Prince William has been stunned by the scale of devastation inflicted by last month's earthquake in Christchurch after touring the "red zone" in the central city this afternoon.

"The scale of it is unbelievable," the prince said in Latimer Square, near the CTV building in which many lives were lost in the magnitude 6.3 quake on February 22.

His visit is a morale boost for Christchurch as it recovers from the quake, said locals who waited to see him when he visited the Civil Defence hub at the city's art gallery before touring the red zone, which is off-limits to the public.

Dressed in a blue shirt, black jacket and tan trousers, Prince William met Civil Defence controller John Hamilton and chatted with him, Mayor Bob Parker and Earthquake Recovery Minister Gerry Brownlee before going inside the building.

On looker James Sykes said the visit was important for the city as it tried to recover from the quake.

"I'm not what you would call a royalist, but I'm just glad that someone in his shoes decided to come down here," Mr Sykes said.

"It shows solidarity with the people. It shows the people of England actually care about what's going on down here."

His wife Lesley Seaton said it was "pretty amazing to see a royal" despite saying she thought he was not as good looking as his reputation suggested.

"People talk him up so much, they talk about handsome Wills and that sort of thing, and I guess because I'm not in his age group, he looked like a boy really," Ms Seaton said.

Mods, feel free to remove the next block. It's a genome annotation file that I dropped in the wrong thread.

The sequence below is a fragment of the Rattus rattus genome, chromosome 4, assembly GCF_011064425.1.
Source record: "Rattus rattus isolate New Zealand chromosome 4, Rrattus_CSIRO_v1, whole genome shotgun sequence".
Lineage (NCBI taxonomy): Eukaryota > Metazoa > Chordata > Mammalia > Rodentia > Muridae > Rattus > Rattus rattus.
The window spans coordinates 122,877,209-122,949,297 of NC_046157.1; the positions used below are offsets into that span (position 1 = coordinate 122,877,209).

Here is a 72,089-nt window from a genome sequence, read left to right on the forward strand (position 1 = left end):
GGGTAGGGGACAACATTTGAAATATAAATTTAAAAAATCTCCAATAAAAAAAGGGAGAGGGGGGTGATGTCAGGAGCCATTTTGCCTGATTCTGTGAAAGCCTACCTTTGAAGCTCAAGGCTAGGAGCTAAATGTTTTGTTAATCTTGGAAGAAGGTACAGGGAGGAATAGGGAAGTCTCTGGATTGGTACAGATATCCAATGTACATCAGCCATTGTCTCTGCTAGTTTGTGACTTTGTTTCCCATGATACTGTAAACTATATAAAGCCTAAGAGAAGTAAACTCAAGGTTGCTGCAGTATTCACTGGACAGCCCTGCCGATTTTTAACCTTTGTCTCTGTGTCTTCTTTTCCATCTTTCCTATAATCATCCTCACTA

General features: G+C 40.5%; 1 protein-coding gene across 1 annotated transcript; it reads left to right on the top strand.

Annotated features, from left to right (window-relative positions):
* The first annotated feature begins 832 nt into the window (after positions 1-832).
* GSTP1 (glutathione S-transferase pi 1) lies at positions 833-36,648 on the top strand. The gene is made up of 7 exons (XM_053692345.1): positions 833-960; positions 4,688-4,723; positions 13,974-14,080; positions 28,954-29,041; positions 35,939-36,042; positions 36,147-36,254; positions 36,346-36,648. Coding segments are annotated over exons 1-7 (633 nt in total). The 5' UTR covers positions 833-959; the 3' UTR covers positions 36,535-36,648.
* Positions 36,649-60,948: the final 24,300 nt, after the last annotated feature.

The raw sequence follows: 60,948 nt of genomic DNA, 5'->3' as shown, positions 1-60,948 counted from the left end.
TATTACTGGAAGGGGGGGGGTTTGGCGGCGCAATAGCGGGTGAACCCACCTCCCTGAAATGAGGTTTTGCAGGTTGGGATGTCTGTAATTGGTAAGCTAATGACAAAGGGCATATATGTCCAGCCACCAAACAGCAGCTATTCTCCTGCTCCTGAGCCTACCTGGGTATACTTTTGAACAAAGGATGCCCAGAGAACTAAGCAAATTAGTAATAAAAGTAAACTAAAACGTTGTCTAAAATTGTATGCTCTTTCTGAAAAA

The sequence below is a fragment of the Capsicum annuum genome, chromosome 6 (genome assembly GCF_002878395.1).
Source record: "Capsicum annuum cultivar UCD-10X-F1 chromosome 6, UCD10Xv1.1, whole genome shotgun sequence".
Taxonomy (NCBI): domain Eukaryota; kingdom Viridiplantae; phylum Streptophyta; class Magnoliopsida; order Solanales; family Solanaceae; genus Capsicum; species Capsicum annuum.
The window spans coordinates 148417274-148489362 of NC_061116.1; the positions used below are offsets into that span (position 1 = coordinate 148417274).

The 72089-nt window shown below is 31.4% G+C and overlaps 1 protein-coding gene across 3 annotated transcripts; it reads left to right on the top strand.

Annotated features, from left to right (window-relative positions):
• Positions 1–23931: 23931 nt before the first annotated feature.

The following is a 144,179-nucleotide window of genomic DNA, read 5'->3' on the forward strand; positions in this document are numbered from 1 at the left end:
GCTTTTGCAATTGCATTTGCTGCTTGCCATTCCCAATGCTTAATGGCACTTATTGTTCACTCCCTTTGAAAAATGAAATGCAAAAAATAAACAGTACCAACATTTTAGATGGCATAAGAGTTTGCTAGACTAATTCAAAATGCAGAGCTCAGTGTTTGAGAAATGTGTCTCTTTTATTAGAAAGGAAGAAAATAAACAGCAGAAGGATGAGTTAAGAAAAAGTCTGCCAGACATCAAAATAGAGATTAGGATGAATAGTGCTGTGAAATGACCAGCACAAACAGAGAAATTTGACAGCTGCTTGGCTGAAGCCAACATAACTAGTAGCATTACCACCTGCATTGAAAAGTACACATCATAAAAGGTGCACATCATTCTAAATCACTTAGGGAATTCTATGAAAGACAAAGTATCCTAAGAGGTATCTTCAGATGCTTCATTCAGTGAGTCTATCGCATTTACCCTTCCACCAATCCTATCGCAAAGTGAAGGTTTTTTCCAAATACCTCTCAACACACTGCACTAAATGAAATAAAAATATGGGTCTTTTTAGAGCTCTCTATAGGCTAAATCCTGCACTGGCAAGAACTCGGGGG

However, it was still great that he had visited, she said.

"It's recognition that the world has noticed...and maybe him coming here gives people a bright spot."

For Margery Stone, the prince's visit was the first time she had seen a royal since his grandmother Queen Elizabeth toured in 1953.

"When the Queen visited in 1953, I presented her with a bouquet," Ms Stone said.

"I think it's nice, I think it's lovely," she said about the visit.

Prince William was shown through the operations centre where rapid response teams, the Earthquake Commission and Christchurch City Council have been working since the February 22 disaster, which has an expected death toll of 180.

He then visited the welfare centre, talking about systems that have been put in place since the quake.

He seemed genuinely interested in their work and how hard they had been working, a pool reporter said.

He was careful to shake hands and say hello to as many people as possible.

The prince also met members of the air force, asking what role they played in the quake relief, then he spent a short time at Cathedral Square speaking to Dean Peter Beck and a search and rescue official about the damage.

He seemed especially interested in how students and their education had fared since the quake.

Prince William is to head to Greymouth later today to visit families of the 29 men killed in the Pike River coal mine explosion on the West Coast.

He will attend a memorial service for victims of the Christchurch earthquake in the city tomorrow.

He is due to leave Wellington on Saturday for Australia, where he will tour some of recently heavily flood-damaged areas.